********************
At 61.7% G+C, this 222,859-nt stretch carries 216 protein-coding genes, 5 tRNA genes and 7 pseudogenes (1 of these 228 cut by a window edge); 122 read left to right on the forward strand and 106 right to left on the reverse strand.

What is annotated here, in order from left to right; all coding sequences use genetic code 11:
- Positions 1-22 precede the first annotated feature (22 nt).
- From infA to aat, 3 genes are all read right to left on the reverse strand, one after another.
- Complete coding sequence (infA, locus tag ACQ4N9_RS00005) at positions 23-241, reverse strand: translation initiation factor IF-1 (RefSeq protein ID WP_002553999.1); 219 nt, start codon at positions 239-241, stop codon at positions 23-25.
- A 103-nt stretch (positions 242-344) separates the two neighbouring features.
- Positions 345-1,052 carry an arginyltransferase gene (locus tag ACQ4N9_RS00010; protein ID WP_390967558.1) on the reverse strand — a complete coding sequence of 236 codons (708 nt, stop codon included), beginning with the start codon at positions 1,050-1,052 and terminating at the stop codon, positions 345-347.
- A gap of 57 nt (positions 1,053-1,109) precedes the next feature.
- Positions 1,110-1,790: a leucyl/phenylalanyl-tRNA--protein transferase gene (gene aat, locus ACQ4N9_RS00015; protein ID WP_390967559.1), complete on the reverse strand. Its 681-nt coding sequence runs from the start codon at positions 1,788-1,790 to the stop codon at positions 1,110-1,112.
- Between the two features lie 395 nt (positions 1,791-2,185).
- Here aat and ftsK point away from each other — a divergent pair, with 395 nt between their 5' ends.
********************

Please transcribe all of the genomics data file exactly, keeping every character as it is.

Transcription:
At 61.7% G+C, this 222,859-nt stretch carries 216 protein-coding genes, 5 tRNA genes and 7 pseudogenes (1 of these 228 cut by a window edge); 122 read left to right on the forward strand and 106 right to left on the reverse strand.

What is annotated here, in order from left to right; all coding sequences use genetic code 11:
- Positions 1-22 precede the first annotated feature (22 nt).
- From infA to aat, 3 genes are all read right to left on the reverse strand, one after another.
- Complete coding sequence (infA, locus tag ACQ4N9_RS00005) at positions 23-241, reverse strand: translation initiation factor IF-1 (RefSeq protein ID WP_002553999.1); 219 nt, start codon at positions 239-241, stop codon at positions 23-25.
- A 103-nt stretch (positions 242-344) separates the two neighbouring features.
- Positions 345-1,052 carry an arginyltransferase gene (locus tag ACQ4N9_RS00010; protein ID WP_390967558.1) on the reverse strand — a complete coding sequence of 236 codons (708 nt, stop codon included), beginning with the start codon at positions 1,050-1,052 and terminating at the stop codon, positions 345-347.
- A gap of 57 nt (positions 1,053-1,109) precedes the next feature.
- Positions 1,110-1,790: a leucyl/phenylalanyl-tRNA--protein transferase gene (gene aat, locus ACQ4N9_RS00015; protein ID WP_390967559.1), complete on the reverse strand. Its 681-nt coding sequence runs from the start codon at positions 1,788-1,790 to the stop codon at positions 1,110-1,112.
- Between the two features lie 395 nt (positions 1,791-2,185).
- Here aat and ftsK point away from each other — a divergent pair, with 395 nt between their 5' ends.